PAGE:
Eligibility and Proposal
Students with an overall GPA of 3.5 at the end of the Fall Semester of their Junior year, as well as a major GPA of 3.67, may apply for entry into the Honors Program. The application requires submitting a proposal for Honors to the Global Business Field Committee indicating the approval of a faculty advisor of the student’s choosing who is willing to supervise the experience. The student must first identify and secure the consent of a member of the Georgetown University faculty to act as a mentor/advisor. The faculty member must possess appropriate content area expertise and credentials to both guide the student and evaluate outcomes.
- The proposal must delineate the question to be researched and summarize how the question will be addressed in the student’s research (either through a thesis or capstone project).
- The proposal should not exceed three pages. The Field Committee will review the proposal and recommend whether or not the student can be admitted to the Honors Program.
- A cover sheet (which is not included in the page count) should include the proposed project title, the student’s name and GUID number, the faculty mentor’s name, and the year in which the thesis is to be written.
- The proposal must be signed by the student and countersigned by the faculty mentor.
- Written proposals must be submitted to Dean Billingslea via email by April 1st of the student’s junior year, and finalized by May 1st of that year.
The Finished Product
Choices might include a traditional research paper, a business plan, an industry analysis, a detailed case study of an investment, or of a business investment negotiation or dispute, or of a business trade negotiation or dispute.
Another option may be a capstone project where students analyze a relevant organization, identify a need, propose outcomes, and design the implementation of those proposals.
Q: What are the criteria for declaring the GBUS major?
A: Like all majors, students declare the Global Business Major during their sophomore year. While there are no set criteria, it is helpful if students can demonstrate an interest in the study of business as it relates to international affairs. It is also helpful to have some background and knowledge in math, statistics, and/or economics. While this is not a requirement to declare, it will be helpful.
Q: Why should I pursue the Global Business Major in the SFS when I could transfer to the MSB?
A: The Global Business Major is not a business degree. The aim is to teach students to think critically about the role of the firm in terms of its effect on international affairs – not only in the economic realm but also introducing philosophically grounded questions of international development and social responsibility. The Global Business Major educates students with a combination of MSB and SFS courses to prepare them to ask critical questions and allow them to examine these issues from multiple perspectives.
Q: Am I really going to get a strong business education from the classes I take in the MSB and still have elective space for classes in the SFS?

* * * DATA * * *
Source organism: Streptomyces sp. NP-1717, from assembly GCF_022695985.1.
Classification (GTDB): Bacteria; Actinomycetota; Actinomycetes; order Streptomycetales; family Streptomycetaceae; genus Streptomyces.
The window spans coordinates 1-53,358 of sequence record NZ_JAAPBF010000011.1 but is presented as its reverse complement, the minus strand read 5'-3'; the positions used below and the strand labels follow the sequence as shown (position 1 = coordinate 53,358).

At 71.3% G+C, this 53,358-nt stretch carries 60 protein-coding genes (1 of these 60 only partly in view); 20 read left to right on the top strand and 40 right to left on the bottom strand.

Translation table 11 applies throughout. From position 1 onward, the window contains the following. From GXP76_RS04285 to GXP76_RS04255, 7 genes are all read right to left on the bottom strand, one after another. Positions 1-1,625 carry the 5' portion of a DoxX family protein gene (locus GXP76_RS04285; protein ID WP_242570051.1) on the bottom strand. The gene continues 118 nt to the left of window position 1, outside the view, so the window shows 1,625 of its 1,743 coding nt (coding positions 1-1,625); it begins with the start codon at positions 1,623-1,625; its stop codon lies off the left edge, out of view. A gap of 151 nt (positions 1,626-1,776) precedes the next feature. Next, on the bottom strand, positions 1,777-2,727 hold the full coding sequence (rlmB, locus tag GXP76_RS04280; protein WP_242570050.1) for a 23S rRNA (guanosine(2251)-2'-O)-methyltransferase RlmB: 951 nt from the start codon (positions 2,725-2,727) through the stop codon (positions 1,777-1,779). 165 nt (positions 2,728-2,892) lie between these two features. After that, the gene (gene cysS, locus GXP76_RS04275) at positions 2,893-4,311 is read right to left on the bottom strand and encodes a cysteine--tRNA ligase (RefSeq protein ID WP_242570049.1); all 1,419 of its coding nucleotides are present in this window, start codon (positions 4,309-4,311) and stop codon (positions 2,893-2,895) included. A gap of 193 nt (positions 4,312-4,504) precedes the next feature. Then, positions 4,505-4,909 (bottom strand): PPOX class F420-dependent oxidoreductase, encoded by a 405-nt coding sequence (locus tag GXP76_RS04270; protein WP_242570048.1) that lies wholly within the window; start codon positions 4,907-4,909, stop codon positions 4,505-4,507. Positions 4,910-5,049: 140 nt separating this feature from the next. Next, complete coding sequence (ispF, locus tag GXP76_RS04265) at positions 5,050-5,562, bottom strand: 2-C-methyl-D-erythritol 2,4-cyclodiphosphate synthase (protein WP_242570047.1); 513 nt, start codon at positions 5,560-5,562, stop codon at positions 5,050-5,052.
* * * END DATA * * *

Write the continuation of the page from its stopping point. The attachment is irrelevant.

A: Like any SFS major, choosing to be a Global Business Major will require you to make choices in how you wish to utilize your elective space. In general, most SFS students have at least 12-13 courses for elective space (some of those being language study) and many times even more (depending on an individual student’s advanced credit). Each student’s record should be evaluated individually with their dean. The Global Business Major is meant to offer SFS students more options.
Q: What sort of jobs is this major supposed to prepare its students for?
A: Many SFS students already take jobs in the business world when they graduate. The Global Business Major distinguishes itself from other majors, not in its outcomes (we expect that GBUS majors might work at corporations, not-for-profits, the government or move into academia, etc.) but rather by providing students with a basic fluency in the language of business and how it relates to politics, economics, and culture. The major also includes an analytical capacity in its math, economics, statistics, and accounting requirements that are unique to the major. The curriculum Father Edmund A. Walsh designed in 1919 was to combine the practical dimensions of diplomacy, commerce, and language, with a liberal education and moral values. As with the other BSFS majors, the GBUS major roots itself firmly in this tradition.
Q: How does study abroad fit with this major?
A: Students are able to study abroad as GBUS majors. Depending on when a student starts the GBUS major, how many advanced credits they have, their language ability, and where they want to study abroad, it may be very compatible with the major. Like any BSFS major, each student should work in close consultation with their advising dean to map out a study abroad program that fits with his/her individual program.
Q: Who determines if my study abroad credits will transfer to the Global Business Major?
A: The Global Business Major is housed within the SFS and is run by BSFS faculty and deans. Any questions regarding accommodations for course registration, approval for study abroad, and transfer credits should be addressed to the BSFS dean that a student is assigned to work with.